Candidates should have 5-10 years work experience, some of which has been spent in finance, ethical finance or financial campaigning (such as fossil fuel divestment or shareholder activism); a deep understanding of how the financial system operates and its links to environmental damage; and experience of starting a new organisation, campaign or project from scratch.
For more details, see here. The deadline is 17 June 2019.
East London social enterprise Growing Communities is looking for a delivery worker and vegetable scheme packer to assist with its organic fruit and vegetable deliveries throughout Hackney.
Candidates should have a full driving licence, be able to lift heavy items, be numerate, and be willing to work outside all year.
For more details, see here. The application deadline is 3 June 2019.
This event, run by FoodNiche, will discuss new technologies changing the food sector as consumers demand healthier and more sustainable food. Speakers will include Joshua Siegel of Rubicon Venture Capital, Marc Oshima of AeroFarms and Alon Chen of Tastewise.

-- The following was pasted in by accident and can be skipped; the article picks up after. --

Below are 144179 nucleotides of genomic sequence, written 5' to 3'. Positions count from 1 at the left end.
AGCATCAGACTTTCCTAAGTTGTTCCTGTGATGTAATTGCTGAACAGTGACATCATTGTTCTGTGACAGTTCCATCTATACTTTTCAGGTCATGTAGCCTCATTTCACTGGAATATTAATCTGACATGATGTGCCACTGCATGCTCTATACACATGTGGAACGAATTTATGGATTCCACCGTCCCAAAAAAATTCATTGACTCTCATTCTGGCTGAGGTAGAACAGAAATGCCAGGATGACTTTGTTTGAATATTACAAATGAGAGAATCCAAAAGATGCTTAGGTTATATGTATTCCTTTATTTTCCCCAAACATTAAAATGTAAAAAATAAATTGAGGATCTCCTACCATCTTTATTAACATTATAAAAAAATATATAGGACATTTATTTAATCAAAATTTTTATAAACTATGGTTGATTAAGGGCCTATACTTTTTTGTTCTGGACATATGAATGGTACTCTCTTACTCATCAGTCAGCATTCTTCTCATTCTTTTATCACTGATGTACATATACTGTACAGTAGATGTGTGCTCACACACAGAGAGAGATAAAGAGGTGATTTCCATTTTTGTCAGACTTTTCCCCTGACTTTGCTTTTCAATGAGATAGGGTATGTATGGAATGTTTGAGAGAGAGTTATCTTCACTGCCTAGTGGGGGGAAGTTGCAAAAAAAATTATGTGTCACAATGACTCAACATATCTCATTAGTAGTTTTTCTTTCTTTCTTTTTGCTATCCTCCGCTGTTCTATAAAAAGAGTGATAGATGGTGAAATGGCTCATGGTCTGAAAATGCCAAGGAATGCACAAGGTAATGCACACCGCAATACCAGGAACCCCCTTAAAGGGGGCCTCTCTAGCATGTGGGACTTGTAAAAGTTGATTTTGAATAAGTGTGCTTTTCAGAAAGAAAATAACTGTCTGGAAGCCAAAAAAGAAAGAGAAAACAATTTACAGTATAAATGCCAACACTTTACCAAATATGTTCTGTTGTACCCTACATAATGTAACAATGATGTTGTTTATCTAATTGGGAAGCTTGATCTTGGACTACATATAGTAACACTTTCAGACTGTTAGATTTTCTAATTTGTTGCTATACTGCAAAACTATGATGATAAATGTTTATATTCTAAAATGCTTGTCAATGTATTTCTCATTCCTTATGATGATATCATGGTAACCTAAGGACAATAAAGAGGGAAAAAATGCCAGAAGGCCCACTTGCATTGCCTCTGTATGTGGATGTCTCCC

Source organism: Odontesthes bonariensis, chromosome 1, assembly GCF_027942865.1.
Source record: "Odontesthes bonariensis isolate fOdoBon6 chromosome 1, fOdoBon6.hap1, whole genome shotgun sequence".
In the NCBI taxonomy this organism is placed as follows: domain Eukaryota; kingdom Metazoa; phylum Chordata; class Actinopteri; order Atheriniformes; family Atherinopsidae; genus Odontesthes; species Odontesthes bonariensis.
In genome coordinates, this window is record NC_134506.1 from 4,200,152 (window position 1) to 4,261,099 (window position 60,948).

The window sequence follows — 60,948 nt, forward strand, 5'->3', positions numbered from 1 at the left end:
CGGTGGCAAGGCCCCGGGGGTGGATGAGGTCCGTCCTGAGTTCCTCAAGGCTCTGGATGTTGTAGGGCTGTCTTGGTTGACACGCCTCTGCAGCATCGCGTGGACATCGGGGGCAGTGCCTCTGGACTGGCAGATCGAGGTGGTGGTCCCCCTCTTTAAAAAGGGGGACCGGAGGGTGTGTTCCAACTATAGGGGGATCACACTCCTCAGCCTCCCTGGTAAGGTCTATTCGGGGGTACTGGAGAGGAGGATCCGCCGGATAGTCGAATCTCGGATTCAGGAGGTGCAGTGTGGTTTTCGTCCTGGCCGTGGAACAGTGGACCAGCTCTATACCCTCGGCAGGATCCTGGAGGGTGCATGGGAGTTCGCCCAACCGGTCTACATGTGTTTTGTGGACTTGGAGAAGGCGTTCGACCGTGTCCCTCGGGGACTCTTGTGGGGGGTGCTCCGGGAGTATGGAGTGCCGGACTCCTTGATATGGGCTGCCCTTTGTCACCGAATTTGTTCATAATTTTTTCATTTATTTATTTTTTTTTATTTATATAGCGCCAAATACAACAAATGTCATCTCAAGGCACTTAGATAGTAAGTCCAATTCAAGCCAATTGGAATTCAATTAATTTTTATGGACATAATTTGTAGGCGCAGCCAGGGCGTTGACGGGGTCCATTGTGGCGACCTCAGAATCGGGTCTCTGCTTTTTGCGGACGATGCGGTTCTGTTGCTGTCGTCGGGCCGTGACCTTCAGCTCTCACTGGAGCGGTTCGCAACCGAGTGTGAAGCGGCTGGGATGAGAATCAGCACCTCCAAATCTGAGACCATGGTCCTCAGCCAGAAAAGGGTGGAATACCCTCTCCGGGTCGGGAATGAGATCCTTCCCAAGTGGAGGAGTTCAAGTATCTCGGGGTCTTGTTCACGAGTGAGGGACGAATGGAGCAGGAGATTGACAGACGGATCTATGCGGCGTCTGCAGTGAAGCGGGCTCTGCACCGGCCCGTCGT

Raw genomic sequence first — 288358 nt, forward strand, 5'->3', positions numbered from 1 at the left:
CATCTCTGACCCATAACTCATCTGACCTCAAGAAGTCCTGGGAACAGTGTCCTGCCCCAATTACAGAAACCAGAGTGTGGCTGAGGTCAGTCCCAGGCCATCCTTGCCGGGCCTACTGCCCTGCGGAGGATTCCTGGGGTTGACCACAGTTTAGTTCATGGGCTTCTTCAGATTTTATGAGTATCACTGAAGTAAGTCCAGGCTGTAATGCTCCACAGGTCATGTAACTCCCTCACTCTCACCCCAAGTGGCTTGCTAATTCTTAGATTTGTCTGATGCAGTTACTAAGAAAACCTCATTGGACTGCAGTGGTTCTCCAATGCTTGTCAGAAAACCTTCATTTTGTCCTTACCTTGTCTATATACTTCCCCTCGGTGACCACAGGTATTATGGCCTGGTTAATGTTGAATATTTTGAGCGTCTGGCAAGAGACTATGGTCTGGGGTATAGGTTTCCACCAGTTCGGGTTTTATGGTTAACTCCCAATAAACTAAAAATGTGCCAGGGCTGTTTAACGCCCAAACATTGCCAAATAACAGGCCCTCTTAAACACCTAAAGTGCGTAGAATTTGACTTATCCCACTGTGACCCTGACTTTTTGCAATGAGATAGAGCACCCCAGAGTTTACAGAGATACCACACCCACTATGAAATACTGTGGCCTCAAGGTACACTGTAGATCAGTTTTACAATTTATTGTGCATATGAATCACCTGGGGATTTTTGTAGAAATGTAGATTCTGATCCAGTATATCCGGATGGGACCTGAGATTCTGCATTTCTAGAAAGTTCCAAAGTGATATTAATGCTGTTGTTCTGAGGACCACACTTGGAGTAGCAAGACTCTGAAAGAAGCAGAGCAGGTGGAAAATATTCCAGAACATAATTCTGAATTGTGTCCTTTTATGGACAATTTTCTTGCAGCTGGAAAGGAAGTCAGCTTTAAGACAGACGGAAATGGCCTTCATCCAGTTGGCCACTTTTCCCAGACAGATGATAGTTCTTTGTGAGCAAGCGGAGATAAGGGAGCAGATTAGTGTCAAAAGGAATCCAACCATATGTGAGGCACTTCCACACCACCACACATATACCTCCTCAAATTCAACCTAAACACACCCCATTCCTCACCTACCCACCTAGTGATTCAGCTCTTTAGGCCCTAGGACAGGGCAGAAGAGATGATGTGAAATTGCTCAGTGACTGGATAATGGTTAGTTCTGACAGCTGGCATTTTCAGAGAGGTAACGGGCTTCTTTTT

Registration is open for the 2019 Planetary Health Alliance Annual Meeting, which will be held on 4 to 6 September 2019 at Stanford University. The conference’s overarching objective is to catalyse efforts towards resolving the great planetary health crises of our time.
For more details, see here.
The Internet of Food Things Network Plus, led by the University of Lincoln, will hold a conference on 17 September 2019.
The network was established to champion interdisciplinary research into the technologies and business models that will enable the digitalisation of the food production supply chain. This conference brings together the people and ideas that have been part of the first phase of the project.
Read more here.